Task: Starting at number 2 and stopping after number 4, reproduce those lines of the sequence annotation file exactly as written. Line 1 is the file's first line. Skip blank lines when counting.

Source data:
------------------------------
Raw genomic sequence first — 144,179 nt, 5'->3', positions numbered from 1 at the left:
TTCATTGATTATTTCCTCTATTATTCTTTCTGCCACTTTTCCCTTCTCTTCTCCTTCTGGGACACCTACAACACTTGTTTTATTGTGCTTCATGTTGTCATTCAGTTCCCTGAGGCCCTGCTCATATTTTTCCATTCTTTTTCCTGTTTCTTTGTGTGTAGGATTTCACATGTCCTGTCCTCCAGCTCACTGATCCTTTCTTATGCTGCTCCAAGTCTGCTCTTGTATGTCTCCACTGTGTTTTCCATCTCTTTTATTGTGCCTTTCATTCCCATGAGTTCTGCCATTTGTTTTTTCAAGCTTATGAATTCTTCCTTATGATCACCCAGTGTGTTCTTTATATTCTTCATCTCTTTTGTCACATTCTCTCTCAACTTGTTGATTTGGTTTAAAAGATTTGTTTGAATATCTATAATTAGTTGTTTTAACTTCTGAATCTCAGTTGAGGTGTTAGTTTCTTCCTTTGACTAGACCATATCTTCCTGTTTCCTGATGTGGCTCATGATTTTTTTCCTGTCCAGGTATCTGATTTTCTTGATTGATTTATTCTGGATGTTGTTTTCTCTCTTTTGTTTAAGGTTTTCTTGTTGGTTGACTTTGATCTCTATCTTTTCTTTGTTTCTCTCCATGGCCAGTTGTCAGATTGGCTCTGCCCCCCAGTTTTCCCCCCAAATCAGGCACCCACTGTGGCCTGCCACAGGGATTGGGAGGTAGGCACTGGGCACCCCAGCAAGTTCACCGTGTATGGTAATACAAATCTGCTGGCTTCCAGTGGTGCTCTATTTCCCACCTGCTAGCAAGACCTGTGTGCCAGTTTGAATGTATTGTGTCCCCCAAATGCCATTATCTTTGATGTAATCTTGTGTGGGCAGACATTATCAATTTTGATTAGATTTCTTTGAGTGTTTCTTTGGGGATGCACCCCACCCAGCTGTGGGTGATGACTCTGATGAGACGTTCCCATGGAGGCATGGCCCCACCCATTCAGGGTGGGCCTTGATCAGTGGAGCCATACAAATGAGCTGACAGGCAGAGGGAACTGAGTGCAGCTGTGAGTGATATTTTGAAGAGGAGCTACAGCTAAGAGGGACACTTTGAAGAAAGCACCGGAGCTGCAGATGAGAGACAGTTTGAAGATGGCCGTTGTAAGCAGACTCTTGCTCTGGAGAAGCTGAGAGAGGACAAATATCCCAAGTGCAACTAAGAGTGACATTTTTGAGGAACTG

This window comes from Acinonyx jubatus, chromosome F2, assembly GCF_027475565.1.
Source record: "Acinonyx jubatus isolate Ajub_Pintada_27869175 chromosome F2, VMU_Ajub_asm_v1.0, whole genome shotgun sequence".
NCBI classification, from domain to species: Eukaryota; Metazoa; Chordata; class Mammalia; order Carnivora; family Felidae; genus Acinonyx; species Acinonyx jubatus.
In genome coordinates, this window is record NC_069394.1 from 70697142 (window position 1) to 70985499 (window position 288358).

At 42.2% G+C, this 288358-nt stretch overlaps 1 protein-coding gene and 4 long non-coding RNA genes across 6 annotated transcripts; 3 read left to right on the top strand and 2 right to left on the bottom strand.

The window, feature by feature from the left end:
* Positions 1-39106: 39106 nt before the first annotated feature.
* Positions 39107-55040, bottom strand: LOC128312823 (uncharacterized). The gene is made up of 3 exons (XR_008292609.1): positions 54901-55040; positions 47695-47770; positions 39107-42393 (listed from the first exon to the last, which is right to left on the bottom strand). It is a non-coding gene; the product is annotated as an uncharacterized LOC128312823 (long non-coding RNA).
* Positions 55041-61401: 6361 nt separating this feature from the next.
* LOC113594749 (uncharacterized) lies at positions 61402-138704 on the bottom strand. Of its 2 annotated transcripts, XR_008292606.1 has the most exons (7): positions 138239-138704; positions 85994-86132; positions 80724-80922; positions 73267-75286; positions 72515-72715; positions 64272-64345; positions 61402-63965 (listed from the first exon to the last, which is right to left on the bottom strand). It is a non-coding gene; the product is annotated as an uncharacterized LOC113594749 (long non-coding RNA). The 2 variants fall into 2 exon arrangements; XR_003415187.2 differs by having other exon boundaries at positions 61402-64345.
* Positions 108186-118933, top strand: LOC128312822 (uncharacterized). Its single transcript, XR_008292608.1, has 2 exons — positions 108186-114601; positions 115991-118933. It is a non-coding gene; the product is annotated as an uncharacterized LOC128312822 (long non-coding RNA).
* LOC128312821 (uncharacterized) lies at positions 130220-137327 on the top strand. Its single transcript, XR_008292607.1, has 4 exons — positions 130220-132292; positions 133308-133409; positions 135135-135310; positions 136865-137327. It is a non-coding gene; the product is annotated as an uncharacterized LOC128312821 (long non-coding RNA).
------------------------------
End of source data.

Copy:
TTCATTGATTATTTCCTCTATTATTCTTTCTGCCACTTTTCCCTTCTCTTCTCCTTCTGGGACACCTACAACACTTGTTTTATTGTGCTTCATGTTGTCATTCAGTTCCCTGAGGCCCTGCTCATATTTTTCCATTCTTTTTCCTGTTTCTTTGTGTGTAGGATTTCACATGTCCTGTCCTCCAGCTCACTGATCCTTTCTTATGCTGCTCCAAGTCTGCTCTTGTATGTCTCCACTGTGTTTTCCATCTCTTTTATTGTGCCTTTCATTCCCATGAGTTCTGCCATTTGTTTTTTCAAGCTTATGAATTCTTCCTTATGATCACCCAGTGTGTTCTTTATATTCTTCATCTCTTTTGTCACATTCTCTCTCAACTTGTTGATTTGGTTTAAAAGATTTGTTTGAATATCTATAATTAGTTGTTTTAACTTCTGAATCTCAGTTGAGGTGTTAGTTTCTTCCTTTGACTAGACCATATCTTCCTGTTTCCTGATGTGGCTCATGATTTTTTTCCTGTCCAGGTATCTGATTTTCTTGATTGATTTATTCTGGATGTTGTTTTCTCTCTTTTGTTTAAGGTTTTCTTGTTGGTTGACTTTGATCTCTATCTTTTCTTTGTTTCTCTCCATGGCCAGTTGTCAGATTGGCTCTGCCCCCCAGTTTTCCCCCCAAATCAGGCACCCACTGTGGCCTGCCACAGGGATTGGGAGGTAGGCACTGGGCACCCCAGCAAGTTCACCGTGTATGGTAATACAAATCTGCTGGCTTCCAGTGGTGCTCTATTTCCCACCTGCTAGCAAGACCTGTGTGCCAGTTTGAATGTATTGTGTCCCCCAAATGCCATTATCTTTGATGTAATCTTGTGTGGGCAGACATTATCAATTTTGATTAGATTTCTTTGAGTGTTTCTTTGGGGATGCACCCCACCCAGCTGTGGGTGATGACTCTGATGAGACGTTCCCATGGAGGCATGGCCCCACCCATTCAGGGTGGGCCTTGATCAGTGGAGCCATACAAATGAGCTGACAGGCAGAGGGAACTGAGTGCAGCTGTGAGTGATATTTTGAAGAGGAGCTACAGCTAAGAGGGACACTTTGAAGAAAGCACCGGAGCTGCAGATGAGAGACAGTTTGAAGATGGCCGTTGTAAGCAGACTCTTGCTCTGGAGAAGCTGAGAGAGGACAAATATCCCAAGTGCAACTAAGAGTGACATTTTTGAGGAACTG

This window comes from Acinonyx jubatus, chromosome F2, assembly GCF_027475565.1.
Source record: "Acinonyx jubatus isolate Ajub_Pintada_27869175 chromosome F2, VMU_Ajub_asm_v1.0, whole genome shotgun sequence".